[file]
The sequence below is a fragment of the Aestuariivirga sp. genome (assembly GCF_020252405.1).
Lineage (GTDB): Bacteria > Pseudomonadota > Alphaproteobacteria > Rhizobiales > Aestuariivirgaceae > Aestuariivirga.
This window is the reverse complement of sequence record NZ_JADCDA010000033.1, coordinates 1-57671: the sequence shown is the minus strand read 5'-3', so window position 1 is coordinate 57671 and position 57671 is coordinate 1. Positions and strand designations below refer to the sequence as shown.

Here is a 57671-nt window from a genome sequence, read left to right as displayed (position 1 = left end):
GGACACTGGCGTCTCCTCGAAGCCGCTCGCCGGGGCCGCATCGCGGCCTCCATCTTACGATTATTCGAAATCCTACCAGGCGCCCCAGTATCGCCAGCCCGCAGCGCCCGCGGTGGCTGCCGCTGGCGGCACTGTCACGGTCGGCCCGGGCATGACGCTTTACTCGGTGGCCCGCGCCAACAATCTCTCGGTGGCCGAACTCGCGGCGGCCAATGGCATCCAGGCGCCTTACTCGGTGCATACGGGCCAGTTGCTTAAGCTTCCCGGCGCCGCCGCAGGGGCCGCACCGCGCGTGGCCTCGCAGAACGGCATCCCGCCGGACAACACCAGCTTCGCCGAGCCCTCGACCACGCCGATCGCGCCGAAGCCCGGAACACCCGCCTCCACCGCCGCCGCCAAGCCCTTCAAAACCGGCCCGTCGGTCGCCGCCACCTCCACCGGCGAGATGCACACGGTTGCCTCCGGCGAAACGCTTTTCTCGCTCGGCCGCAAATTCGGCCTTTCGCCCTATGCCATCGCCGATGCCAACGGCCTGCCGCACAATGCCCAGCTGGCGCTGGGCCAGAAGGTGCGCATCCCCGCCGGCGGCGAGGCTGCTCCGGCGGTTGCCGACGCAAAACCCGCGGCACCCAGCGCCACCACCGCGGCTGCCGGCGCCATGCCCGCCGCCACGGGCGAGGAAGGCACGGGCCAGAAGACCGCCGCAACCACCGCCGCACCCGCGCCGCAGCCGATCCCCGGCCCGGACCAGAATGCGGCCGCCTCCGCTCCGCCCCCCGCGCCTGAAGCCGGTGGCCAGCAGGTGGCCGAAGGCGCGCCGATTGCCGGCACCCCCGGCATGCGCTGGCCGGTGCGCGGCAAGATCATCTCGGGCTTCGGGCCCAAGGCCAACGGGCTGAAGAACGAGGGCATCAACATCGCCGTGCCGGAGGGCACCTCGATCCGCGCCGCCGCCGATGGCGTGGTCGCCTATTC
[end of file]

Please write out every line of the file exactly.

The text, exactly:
The sequence below is a fragment of the Aestuariivirga sp. genome (assembly GCF_020252405.1).
Lineage (GTDB): Bacteria > Pseudomonadota > Alphaproteobacteria > Rhizobiales > Aestuariivirgaceae > Aestuariivirga.
This window is the reverse complement of sequence record NZ_JADCDA010000033.1, coordinates 1-57671: the sequence shown is the minus strand read 5'-3', so window position 1 is coordinate 57671 and position 57671 is coordinate 1. Positions and strand designations below refer to the sequence as shown.

Here is a 57671-nt window from a genome sequence, read left to right as displayed (position 1 = left end):
GGACACTGGCGTCTCCTCGAAGCCGCTCGCCGGGGCCGCATCGCGGCCTCCATCTTACGATTATTCGAAATCCTACCAGGCGCCCCAGTATCGCCAGCCCGCAGCGCCCGCGGTGGCTGCCGCTGGCGGCACTGTCACGGTCGGCCCGGGCATGACGCTTTACTCGGTGGCCCGCGCCAACAATCTCTCGGTGGCCGAACTCGCGGCGGCCAATGGCATCCAGGCGCCTTACTCGGTGCATACGGGCCAGTTGCTTAAGCTTCCCGGCGCCGCCGCAGGGGCCGCACCGCGCGTGGCCTCGCAGAACGGCATCCCGCCGGACAACACCAGCTTCGCCGAGCCCTCGACCACGCCGATCGCGCCGAAGCCCGGAACACCCGCCTCCACCGCCGCCGCCAAGCCCTTCAAAACCGGCCCGTCGGTCGCCGCCACCTCCACCGGCGAGATGCACACGGTTGCCTCCGGCGAAACGCTTTTCTCGCTCGGCCGCAAATTCGGCCTTTCGCCCTATGCCATCGCCGATGCCAACGGCCTGCCGCACAATGCCCAGCTGGCGCTGGGCCAGAAGGTGCGCATCCCCGCCGGCGGCGAGGCTGCTCCGGCGGTTGCCGACGCAAAACCCGCGGCACCCAGCGCCACCACCGCGGCTGCCGGCGCCATGCCCGCCGCCACGGGCGAGGAAGGCACGGGCCAGAAGACCGCCGCAACCACCGCCGCACCCGCGCCGCAGCCGATCCCCGGCCCGGACCAGAATGCGGCCGCCTCCGCTCCGCCCCCCGCGCCTGAAGCCGGTGGCCAGCAGGTGGCCGAAGGCGCGCCGATTGCCGGCACCCCCGGCATGCGCTGGCCGGTGCGCGGCAAGATCATCTCGGGCTTCGGGCCCAAGGCCAACGGGCTGAAGAACGAGGGCATCAACATCGCCGTGCCGGAGGGCACCTCGATCCGCGCCGCCGCCGATGGCGTGGTCGCCTATTC